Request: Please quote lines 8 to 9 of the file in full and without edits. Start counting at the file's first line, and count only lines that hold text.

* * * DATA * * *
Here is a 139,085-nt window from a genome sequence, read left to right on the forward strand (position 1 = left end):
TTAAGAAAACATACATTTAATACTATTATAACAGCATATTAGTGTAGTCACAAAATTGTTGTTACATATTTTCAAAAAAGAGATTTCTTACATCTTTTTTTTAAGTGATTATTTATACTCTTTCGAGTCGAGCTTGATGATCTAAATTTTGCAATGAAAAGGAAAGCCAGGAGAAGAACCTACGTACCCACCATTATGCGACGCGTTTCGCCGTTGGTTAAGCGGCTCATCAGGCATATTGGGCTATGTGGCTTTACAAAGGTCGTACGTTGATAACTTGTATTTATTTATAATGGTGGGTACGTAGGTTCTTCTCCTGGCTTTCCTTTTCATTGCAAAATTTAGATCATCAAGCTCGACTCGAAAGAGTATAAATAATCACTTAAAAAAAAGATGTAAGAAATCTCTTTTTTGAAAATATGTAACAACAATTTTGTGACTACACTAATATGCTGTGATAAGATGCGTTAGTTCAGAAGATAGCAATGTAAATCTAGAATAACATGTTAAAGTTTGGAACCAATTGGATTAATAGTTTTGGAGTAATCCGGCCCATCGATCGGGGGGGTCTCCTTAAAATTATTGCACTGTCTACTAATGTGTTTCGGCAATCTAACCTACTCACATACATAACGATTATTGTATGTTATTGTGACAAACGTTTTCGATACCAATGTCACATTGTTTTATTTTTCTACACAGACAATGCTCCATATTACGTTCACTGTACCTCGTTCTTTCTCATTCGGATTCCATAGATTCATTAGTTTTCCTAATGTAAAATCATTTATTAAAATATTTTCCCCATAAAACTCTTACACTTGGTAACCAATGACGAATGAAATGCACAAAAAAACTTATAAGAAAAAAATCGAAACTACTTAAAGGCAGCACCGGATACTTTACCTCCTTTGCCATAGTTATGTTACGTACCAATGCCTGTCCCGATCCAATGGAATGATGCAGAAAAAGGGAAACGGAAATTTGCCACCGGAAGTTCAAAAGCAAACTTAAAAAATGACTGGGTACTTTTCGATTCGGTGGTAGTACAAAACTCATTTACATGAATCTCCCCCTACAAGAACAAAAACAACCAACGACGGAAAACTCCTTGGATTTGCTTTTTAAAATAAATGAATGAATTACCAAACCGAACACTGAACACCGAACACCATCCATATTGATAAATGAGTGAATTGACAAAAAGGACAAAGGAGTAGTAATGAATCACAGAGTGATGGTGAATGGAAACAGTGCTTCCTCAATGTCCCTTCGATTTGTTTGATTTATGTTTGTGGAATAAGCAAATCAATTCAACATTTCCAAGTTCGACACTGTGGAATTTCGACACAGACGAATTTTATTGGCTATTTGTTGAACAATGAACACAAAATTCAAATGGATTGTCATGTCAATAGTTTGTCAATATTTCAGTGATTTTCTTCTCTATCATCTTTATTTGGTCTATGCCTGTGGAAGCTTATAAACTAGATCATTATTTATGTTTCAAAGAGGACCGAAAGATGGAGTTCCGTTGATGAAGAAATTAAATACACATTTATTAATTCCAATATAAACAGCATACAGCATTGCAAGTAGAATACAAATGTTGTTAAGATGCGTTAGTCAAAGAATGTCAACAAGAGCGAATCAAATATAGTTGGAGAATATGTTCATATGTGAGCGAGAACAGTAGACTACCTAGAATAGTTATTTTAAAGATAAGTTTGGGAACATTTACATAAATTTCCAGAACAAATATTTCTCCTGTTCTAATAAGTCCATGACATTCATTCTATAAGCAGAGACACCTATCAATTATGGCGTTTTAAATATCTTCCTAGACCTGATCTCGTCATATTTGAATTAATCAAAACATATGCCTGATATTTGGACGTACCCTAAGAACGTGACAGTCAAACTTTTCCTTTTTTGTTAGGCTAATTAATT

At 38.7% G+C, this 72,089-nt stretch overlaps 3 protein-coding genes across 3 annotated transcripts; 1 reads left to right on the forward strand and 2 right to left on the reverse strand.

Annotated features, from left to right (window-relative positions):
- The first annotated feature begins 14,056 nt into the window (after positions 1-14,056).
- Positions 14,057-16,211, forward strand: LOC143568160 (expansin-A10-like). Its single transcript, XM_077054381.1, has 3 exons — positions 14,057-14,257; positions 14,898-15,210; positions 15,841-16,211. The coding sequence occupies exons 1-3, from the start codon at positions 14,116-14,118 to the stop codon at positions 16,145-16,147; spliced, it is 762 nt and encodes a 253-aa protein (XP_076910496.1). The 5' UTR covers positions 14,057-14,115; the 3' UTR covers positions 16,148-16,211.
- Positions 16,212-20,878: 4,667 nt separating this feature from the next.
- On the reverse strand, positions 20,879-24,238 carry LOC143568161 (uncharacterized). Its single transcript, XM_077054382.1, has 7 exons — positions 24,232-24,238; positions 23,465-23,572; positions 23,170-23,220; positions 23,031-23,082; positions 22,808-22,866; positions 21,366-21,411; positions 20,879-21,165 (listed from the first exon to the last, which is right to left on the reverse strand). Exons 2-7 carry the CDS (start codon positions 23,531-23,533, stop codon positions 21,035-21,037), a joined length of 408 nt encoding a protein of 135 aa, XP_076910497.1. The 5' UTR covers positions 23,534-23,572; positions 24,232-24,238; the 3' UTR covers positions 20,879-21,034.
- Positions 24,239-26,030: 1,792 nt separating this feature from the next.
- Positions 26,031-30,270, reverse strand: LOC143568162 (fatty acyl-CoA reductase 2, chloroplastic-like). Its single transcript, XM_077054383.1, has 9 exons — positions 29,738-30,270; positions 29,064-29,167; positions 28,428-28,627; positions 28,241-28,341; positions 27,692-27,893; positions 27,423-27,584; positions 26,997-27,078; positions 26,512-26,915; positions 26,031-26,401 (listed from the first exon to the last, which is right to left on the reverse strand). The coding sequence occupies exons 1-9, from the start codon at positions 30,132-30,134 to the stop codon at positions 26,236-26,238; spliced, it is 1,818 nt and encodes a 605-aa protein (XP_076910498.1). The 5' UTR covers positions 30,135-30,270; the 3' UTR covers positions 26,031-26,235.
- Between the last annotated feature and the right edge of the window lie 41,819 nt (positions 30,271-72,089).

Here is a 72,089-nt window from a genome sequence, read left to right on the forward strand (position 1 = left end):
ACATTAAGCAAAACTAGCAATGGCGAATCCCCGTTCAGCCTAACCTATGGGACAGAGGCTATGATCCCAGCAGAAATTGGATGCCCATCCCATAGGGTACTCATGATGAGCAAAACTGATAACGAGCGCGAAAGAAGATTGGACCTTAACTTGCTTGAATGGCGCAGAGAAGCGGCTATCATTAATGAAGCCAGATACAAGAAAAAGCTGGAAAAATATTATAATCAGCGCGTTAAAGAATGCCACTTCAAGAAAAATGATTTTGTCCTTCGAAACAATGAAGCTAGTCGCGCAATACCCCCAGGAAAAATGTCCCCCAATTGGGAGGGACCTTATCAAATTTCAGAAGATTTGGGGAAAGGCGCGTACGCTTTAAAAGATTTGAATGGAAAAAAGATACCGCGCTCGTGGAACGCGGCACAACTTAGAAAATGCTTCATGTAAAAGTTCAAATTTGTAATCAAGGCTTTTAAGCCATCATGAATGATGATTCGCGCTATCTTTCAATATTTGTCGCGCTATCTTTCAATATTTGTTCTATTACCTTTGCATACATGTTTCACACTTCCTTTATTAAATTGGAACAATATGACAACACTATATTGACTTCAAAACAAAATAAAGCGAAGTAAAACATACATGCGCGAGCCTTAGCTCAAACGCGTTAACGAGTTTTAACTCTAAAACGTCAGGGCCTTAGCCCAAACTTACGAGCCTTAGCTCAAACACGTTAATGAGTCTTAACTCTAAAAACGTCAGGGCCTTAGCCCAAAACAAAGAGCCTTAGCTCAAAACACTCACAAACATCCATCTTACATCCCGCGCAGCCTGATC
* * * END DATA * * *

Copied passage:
- On the reverse strand, positions 20,879-24,238 carry LOC143568161 (uncharacterized). Its single transcript, XM_077054382.1, has 7 exons — positions 24,232-24,238; positions 23,465-23,572; positions 23,170-23,220; positions 23,031-23,082; positions 22,808-22,866; positions 21,366-21,411; positions 20,879-21,165 (listed from the first exon to the last, which is right to left on the reverse strand). Exons 2-7 carry the CDS (start codon positions 23,531-23,533, stop codon positions 21,035-21,037), a joined length of 408 nt encoding a protein of 135 aa, XP_076910497.1. The 5' UTR covers positions 23,534-23,572; positions 24,232-24,238; the 3' UTR covers positions 20,879-21,034.
- Positions 24,239-26,030: 1,792 nt separating this feature from the next.